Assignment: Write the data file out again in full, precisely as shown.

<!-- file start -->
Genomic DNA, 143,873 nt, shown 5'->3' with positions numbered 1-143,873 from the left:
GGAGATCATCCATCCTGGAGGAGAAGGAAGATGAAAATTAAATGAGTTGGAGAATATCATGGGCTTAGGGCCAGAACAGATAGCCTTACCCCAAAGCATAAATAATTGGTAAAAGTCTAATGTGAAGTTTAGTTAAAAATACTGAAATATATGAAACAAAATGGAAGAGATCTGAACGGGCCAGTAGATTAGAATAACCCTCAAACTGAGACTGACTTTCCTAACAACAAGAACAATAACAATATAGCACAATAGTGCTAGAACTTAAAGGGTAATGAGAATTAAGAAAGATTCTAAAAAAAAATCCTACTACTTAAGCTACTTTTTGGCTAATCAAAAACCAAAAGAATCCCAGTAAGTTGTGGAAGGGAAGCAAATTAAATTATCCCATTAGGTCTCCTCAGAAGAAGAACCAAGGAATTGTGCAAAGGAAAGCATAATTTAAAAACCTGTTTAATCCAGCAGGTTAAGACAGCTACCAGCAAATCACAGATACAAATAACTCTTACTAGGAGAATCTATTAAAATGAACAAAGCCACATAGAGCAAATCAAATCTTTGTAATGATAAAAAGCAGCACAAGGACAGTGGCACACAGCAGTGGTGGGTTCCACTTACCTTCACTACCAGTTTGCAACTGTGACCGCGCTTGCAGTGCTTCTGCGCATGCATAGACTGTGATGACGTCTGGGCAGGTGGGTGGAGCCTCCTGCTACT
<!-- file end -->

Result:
Genomic DNA, 143,873 nt, shown 5'->3' with positions numbered 1-143,873 from the left:
GGAGATCATCCATCCTGGAGGAGAAGGAAGATGAAAATTAAATGAGTTGGAGAATATCATGGGCTTAGGGCCAGAACAGATAGCCTTACCCCAAAGCATAAATAATTGGTAAAAGTCTAATGTGAAGTTTAGTTAAAAATACTGAAATATATGAAACAAAATGGAAGAGATCTGAACGGGCCAGTAGATTAGAATAACCCTCAAACTGAGACTGACTTTCCTAACAACAAGAACAATAACAATATAGCACAATAGTGCTAGAACTTAAAGGGTAATGAGAATTAAGAAAGATTCTAAAAAAAAATCCTACTACTTAAGCTACTTTTTGGCTAATCAAAAACCAAAAGAATCCCAGTAAGTTGTGGAAGGGAAGCAAATTAAATTATCCCATTAGGTCTCCTCAGAAGAAGAACCAAGGAATTGTGCAAAGGAAAGCATAATTTAAAAACCTGTTTAATCCAGCAGGTTAAGACAGCTACCAGCAAATCACAGATACAAATAACTCTTACTAGGAGAATCTATTAAAATGAACAAAGCCACATAGAGCAAATCAAATCTTTGTAATGATAAAAAGCAGCACAAGGACAGTGGCACACAGCAGTGGTGGGTTCCACTTACCTTCACTACCAGTTTGCAACTGTGACCGCGCTTGCAGTGCTTCTGCGCATGCATAGACTGTGATGACGTCTGGGCAGGTGGGTGGAGCCTCCTGCTACT